Lebanese Illustrator Nour Flayhan is Calling Out Racism in the Region

A new initiative urges Arabs to take action against Kafala


In the wake of the death of George Floyd, it is fundamental that we Arabs, have serious conversations about how we fix racism in the MENA region. For Lebanese illustrator Nour Flayhan, it’s very clear that it is time for action, not words. 

In a post shared on Instagram earlier this week, the young artist called out the Kafala system, commiting to donating the money from her commissioned work to This Is Lebanon (a coalition of former domestic workers and activists demanding the protection of migrant domestic workers) and Egna Legna (a feminist organisation protecting Ethiopian domestic workers in Lebanon). 

The Kafala sponsorship system controls the migrant labourers in Lebanon and in the Gulf, forbidding them from leaving their employees without losing their immigration status. 

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This post is not to take away from the fight for justice for black lives in the U.S but Now is the perfect time to call out racism in our very own country Lebanon & to take action. It’s our duty to dismantle oppressive systems, to speak up and to call for actions in order to abolish Kafala- a system of neo-slavery. I will be donating the money from my illustrated commissions to both @thisislebanon961 (a project run by a coalition of former domestic workers and activists demanding the protection of migrant domestic workers, and an end to labour exploitation and abuse, with the aim to effectively end government-sanctioned, modern-day slavery in Lebanon) and @egnalegna (a community-based feminist activists working on migrant domestic workers’ issues and general women’s issues in Lebanon and Ethiopia). Attached is information about the Kafala system explained by @rymbadran from @girluplebanon. You can help by donating to @thisislebanon961 and @egnalegna #kafalasystem #abolishkafala #nourieillustrations #blacklivesmatter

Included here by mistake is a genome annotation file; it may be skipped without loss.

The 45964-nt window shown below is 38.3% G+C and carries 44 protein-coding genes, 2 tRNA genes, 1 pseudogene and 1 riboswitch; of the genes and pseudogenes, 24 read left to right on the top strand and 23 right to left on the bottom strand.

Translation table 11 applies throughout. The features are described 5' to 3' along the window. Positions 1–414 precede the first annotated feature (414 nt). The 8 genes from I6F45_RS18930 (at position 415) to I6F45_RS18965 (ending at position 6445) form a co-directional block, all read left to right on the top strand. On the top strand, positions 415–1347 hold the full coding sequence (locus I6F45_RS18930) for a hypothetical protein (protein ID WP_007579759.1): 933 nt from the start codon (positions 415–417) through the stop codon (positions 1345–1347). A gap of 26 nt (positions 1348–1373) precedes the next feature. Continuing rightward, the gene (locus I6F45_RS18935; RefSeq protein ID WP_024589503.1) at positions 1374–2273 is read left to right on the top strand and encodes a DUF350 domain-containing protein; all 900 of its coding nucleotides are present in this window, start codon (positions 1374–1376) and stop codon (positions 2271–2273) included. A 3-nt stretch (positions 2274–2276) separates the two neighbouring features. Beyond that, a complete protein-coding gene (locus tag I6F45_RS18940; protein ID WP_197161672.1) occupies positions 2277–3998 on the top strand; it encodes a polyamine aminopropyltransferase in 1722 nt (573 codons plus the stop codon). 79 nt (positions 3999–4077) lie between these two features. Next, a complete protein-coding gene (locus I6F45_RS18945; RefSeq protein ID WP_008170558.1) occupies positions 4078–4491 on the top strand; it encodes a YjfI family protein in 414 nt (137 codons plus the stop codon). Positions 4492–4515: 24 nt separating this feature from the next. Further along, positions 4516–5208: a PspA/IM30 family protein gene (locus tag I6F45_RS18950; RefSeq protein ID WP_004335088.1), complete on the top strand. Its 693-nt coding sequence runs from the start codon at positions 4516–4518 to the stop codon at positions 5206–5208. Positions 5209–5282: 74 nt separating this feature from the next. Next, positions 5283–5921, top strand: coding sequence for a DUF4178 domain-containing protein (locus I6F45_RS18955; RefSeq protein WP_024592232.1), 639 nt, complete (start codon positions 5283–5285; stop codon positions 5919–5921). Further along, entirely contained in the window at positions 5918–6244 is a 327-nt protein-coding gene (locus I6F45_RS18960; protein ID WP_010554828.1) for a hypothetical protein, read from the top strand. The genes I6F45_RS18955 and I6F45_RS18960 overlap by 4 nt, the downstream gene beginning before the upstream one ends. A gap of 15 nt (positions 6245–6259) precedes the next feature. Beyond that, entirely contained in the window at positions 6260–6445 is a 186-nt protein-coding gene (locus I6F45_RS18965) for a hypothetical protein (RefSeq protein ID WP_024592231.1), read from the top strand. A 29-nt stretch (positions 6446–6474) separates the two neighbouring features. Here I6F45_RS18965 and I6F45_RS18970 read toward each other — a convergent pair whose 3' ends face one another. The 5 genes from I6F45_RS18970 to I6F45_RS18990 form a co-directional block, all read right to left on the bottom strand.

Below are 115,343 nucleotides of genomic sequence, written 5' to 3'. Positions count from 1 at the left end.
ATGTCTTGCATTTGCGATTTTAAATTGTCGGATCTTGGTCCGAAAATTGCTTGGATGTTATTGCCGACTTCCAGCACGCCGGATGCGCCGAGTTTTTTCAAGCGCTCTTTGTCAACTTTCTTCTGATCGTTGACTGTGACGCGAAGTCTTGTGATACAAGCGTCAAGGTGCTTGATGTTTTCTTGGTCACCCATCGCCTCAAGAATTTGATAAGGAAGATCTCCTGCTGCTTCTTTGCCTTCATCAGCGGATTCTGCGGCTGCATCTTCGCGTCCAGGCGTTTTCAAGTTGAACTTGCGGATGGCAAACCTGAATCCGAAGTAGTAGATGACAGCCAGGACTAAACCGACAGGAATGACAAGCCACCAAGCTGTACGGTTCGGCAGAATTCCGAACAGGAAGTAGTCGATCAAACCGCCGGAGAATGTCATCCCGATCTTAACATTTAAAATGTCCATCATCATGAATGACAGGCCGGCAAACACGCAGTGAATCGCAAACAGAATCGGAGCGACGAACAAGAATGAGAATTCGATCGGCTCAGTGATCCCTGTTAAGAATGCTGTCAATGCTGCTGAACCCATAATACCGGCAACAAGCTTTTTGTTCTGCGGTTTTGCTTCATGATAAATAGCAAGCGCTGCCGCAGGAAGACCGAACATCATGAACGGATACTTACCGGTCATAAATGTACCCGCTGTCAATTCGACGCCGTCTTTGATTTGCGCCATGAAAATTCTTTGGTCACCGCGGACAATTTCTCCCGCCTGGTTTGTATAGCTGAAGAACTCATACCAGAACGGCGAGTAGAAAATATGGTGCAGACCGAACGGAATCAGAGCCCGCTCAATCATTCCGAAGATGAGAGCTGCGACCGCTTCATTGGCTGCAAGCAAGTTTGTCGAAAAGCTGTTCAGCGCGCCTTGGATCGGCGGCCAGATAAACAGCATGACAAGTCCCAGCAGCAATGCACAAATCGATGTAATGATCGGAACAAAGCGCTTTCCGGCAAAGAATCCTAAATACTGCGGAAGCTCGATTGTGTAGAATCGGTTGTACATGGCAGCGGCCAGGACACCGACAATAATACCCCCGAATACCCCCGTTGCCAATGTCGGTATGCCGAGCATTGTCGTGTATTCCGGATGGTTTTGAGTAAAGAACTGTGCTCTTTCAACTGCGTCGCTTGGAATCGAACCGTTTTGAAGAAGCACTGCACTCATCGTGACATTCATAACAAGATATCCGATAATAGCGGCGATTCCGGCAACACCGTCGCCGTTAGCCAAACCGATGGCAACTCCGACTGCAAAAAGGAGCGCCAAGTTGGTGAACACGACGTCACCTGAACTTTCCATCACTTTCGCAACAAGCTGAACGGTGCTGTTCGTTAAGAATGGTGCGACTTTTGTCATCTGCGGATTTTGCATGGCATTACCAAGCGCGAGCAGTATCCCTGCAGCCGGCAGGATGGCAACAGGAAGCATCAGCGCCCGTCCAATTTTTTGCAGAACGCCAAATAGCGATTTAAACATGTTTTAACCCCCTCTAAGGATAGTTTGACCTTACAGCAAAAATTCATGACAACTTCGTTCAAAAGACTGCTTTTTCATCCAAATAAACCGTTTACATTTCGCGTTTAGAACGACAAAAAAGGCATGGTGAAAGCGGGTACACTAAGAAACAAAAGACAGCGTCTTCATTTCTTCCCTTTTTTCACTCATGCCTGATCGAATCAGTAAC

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Flayhan’s now-viral illustration isn’t her first post dedicated to anti-racism. Drawing from a wealth of pop culture references, she has been using illustration for years as a way of celebrating female beauty by representing women of all colours. “My physique tells the story of my ancestors. I never wanted to be what the media portrayed or what society expected me to be. I loved who I was and she gave me that and I feel like so many young girls and women of all ages are told otherwise or feel otherwise and I want to share this bubble my mum gave me with them all. We don’t have to conform to any standards or expectations”, she told MILLE back in 2018. 

Far more than just a celebration of the female form, Flayhan’s work explores the relationship between identity, representation, gender, power and capitalism, providing a space for contemplation, reflection and resistance. 

Here re some of Flayhan’s most powerful illustrations.

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“Can I touch your hair?” #nourieillustrations #ipadpro

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